(CBN) Four Muslim men attacked a street preacher after they lured him away while he was preaching and praying for the sick on a street in Trondheim, Norway last week.
According to the website Observatory on Intolerance and Discrimination Against Christians in Europe, Roar Fløttum was approached by the men when one of them asked him to come with them to pray for a friend who had injured his foot. Instead, they took him to a nearby backyard where the men allegedly pushed him down a cellar staircase, beat him, robbed him and threatened to kill him if he did not convert to Islam.
“They told me to give them my bank card and certificate, codes, mobile, and Apple ID. They held me hostage there for an hour as they withdrew from the card,” Fløttum told Norway Today. They made about 10,000 kroner. (a little more than $1,000 in US dollars) While they kept me there, they threatened me and said they would kill me if I did not convert to Islam.”
“They wanted me to say a few words in Arabic,” he continued. “I was scared and actually thought they were going to kill me because they said they had a knife and didn’t want witnesses.” full report
Fløttum asked on his Facebook for his friends to pray for his attackers.
Swedish authorities seem to be indifferent to the desperate situation of Iranian refugees who have escaped severe Human Rights violations in Iran. Deporting them would put them at a great risk of being arrested, imprisoned, and tortured or in some cases even executed. Mrs. Shahrzad Sakiani, an Iranian Christian convert, is one of the asylum seekers at risk of being deported to Iran.
Mohabat News – Shahrzad Sakiani was a Christian asylum seeker in Sweden. Stockholm immigration police arrested her last June and eventually deported her to Oslo, Norway with an accompanying officer. In just 24 hours, despite all efforts by Human Rights activists, Norwegian immigration police forced her to board a Qatar airways flight to Tehran via Doha. Two female officers and one Iranian-Norwegian officer were commissioned to hand her over to Iranian authorities.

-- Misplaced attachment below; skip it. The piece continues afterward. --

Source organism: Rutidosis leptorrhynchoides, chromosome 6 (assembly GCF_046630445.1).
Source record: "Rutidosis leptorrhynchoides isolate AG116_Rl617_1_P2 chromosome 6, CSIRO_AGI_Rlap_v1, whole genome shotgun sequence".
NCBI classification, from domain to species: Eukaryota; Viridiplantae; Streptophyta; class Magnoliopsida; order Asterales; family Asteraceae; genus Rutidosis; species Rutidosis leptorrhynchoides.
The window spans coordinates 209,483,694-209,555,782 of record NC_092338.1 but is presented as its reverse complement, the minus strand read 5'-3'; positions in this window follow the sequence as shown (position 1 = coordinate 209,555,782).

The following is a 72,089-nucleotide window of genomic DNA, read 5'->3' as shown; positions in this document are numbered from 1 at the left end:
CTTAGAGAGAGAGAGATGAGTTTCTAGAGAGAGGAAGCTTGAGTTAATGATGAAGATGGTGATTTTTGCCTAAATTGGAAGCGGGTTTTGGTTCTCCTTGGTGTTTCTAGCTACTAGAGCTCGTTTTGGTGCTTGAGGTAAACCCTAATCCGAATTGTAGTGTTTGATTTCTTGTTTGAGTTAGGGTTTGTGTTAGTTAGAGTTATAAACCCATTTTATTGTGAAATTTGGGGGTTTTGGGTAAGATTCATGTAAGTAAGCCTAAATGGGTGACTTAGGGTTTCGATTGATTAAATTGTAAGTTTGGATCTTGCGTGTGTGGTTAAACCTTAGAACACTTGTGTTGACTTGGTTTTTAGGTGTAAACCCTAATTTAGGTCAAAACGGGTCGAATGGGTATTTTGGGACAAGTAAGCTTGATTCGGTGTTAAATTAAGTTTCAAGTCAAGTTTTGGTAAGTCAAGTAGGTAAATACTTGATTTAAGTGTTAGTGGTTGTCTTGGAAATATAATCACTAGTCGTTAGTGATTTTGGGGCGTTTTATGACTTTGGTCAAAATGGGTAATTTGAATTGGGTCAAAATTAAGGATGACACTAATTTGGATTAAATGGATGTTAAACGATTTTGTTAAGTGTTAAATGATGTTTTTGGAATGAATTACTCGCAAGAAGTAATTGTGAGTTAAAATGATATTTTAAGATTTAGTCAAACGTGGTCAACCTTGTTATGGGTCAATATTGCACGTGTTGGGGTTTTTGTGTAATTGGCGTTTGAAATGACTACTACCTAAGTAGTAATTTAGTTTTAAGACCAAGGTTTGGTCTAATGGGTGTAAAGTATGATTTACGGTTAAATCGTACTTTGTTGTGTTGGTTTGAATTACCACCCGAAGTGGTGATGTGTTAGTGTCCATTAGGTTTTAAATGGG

The officers forced Shahrzad to get on the plane in Oslo airport, despite her resistance. Norwegian officers took her to the plane so aggressively that her shirt was torn and by the time she was on the plane, her upper body was naked, she had a headache and her nose was bleeding. This violent interaction had caused her to lose control of her bladder and make nervous screams. The two female officers held her arms and put their hand over her mouth. The Iranian-Norwegian male officer, who had introduced himself as Farhad, kept kicking her knee and forced her to take a seat at the tail section of the plane. Farhad held her tightly on her seat and pushed her head between her knees so she wouldn’t scream.
Shahrzad told Mohabat News that she was so scared that she could hardly control my screams. After a few hours in transit at Doha, she was put aboard a flight to Tehran. The Qatar Airways flight landed in Tehran early in the morning. The officers used a blanket as Hijab to cover Shahrzad and took her with them to one of the halls at Imam Khomeini airport.
There, Norwegian officers tried handing Shahrzad over to Iranian authorities along with her deportation letter. Iranian police refused to receive her as Shahrzad did not confirm her identity. The Iranian-Norwegian officer, Farhad, did all he could to convince Iranians to accept Shahrzad. He even threatened Shahrzad that if she didn’t cooperate, he would inform Iranian authorities about everything she had told them in confidence in her refugee interview concerning the Islamic regime of Iran.
Shahrzad told Mohabat News, “The disrespectful treatment by the Norwegian officer, Farhad, had allowed Iranian authorities to disrespect me as well. When one of the bearded Iranian guards saw the cross around my neck, he snatched it from me and threw it away. This was done so violently that the mark it left on my neck remained for a couple of days”.
Ultimately Iranian authorities refused to accept her in Tehran without identification. She was returned to Oslo with the officers. The Iranian-Norwegian officer told Shahrzad that he would do everything to collect the required documents from the Iranian embassy in Oslo and return her to Tehran.
Shahrzad was shocked by Farhad’s threats and escaped the detention room that night. She is currently living in an undisclosed location and spoke to Mohabat News from there. She asks Human Rights organizations to condemn this inhumane treatment by Norwegian Immigration police. She also pleads with all her Christian brothers and sisters in Iran and around the world to support her and her husband in prayer.